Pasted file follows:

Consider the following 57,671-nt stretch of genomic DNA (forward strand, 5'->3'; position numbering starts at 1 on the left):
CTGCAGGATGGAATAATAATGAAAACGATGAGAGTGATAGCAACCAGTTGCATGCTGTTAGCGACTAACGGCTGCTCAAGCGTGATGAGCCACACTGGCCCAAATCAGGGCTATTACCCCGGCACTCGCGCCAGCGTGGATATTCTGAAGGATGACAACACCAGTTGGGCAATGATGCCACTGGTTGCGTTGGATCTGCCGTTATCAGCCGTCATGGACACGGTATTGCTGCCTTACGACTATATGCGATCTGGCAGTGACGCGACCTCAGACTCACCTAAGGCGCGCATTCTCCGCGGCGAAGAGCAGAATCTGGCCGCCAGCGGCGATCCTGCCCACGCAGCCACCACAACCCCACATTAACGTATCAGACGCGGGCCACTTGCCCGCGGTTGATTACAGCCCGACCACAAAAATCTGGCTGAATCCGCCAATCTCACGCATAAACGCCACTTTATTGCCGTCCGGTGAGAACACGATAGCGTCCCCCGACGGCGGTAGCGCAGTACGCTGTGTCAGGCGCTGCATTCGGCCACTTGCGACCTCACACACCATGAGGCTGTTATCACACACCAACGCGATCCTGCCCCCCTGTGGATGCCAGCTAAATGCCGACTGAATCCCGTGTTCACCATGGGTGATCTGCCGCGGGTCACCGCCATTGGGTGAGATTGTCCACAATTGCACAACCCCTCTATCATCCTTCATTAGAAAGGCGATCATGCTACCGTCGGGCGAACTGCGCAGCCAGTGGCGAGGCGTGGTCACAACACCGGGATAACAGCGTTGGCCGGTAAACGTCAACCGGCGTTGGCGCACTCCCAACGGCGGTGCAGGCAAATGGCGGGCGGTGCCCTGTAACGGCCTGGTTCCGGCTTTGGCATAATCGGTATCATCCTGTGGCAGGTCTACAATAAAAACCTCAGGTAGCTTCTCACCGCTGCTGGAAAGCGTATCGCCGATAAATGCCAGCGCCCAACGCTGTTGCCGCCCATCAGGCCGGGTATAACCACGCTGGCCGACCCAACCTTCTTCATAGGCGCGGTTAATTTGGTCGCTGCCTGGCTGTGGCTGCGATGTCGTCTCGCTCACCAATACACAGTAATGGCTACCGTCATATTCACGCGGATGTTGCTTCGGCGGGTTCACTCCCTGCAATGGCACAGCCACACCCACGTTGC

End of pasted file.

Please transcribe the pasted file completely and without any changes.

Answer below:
Consider the following 57,671-nt stretch of genomic DNA (forward strand, 5'->3'; position numbering starts at 1 on the left):
CTGCAGGATGGAATAATAATGAAAACGATGAGAGTGATAGCAACCAGTTGCATGCTGTTAGCGACTAACGGCTGCTCAAGCGTGATGAGCCACACTGGCCCAAATCAGGGCTATTACCCCGGCACTCGCGCCAGCGTGGATATTCTGAAGGATGACAACACCAGTTGGGCAATGATGCCACTGGTTGCGTTGGATCTGCCGTTATCAGCCGTCATGGACACGGTATTGCTGCCTTACGACTATATGCGATCTGGCAGTGACGCGACCTCAGACTCACCTAAGGCGCGCATTCTCCGCGGCGAAGAGCAGAATCTGGCCGCCAGCGGCGATCCTGCCCACGCAGCCACCACAACCCCACATTAACGTATCAGACGCGGGCCACTTGCCCGCGGTTGATTACAGCCCGACCACAAAAATCTGGCTGAATCCGCCAATCTCACGCATAAACGCCACTTTATTGCCGTCCGGTGAGAACACGATAGCGTCCCCCGACGGCGGTAGCGCAGTACGCTGTGTCAGGCGCTGCATTCGGCCACTTGCGACCTCACACACCATGAGGCTGTTATCACACACCAACGCGATCCTGCCCCCCTGTGGATGCCAGCTAAATGCCGACTGAATCCCGTGTTCACCATGGGTGATCTGCCGCGGGTCACCGCCATTGGGTGAGATTGTCCACAATTGCACAACCCCTCTATCATCCTTCATTAGAAAGGCGATCATGCTACCGTCGGGCGAACTGCGCAGCCAGTGGCGAGGCGTGGTCACAACACCGGGATAACAGCGTTGGCCGGTAAACGTCAACCGGCGTTGGCGCACTCCCAACGGCGGTGCAGGCAAATGGCGGGCGGTGCCCTGTAACGGCCTGGTTCCGGCTTTGGCATAATCGGTATCATCCTGTGGCAGGTCTACAATAAAAACCTCAGGTAGCTTCTCACCGCTGCTGGAAAGCGTATCGCCGATAAATGCCAGCGCCCAACGCTGTTGCCGCCCATCAGGCCGGGTATAACCACGCTGGCCGACCCAACCTTCTTCATAGGCGCGGTTAATTTGGTCGCTGCCTGGCTGTGGCTGCGATGTCGTCTCGCTCACCAATACACAGTAATGGCTACCGTCATATTCACGCGGATGTTGCTTCGGCGGGTTCACTCCCTGCAATGGCACAGCCACACCCACGTTGC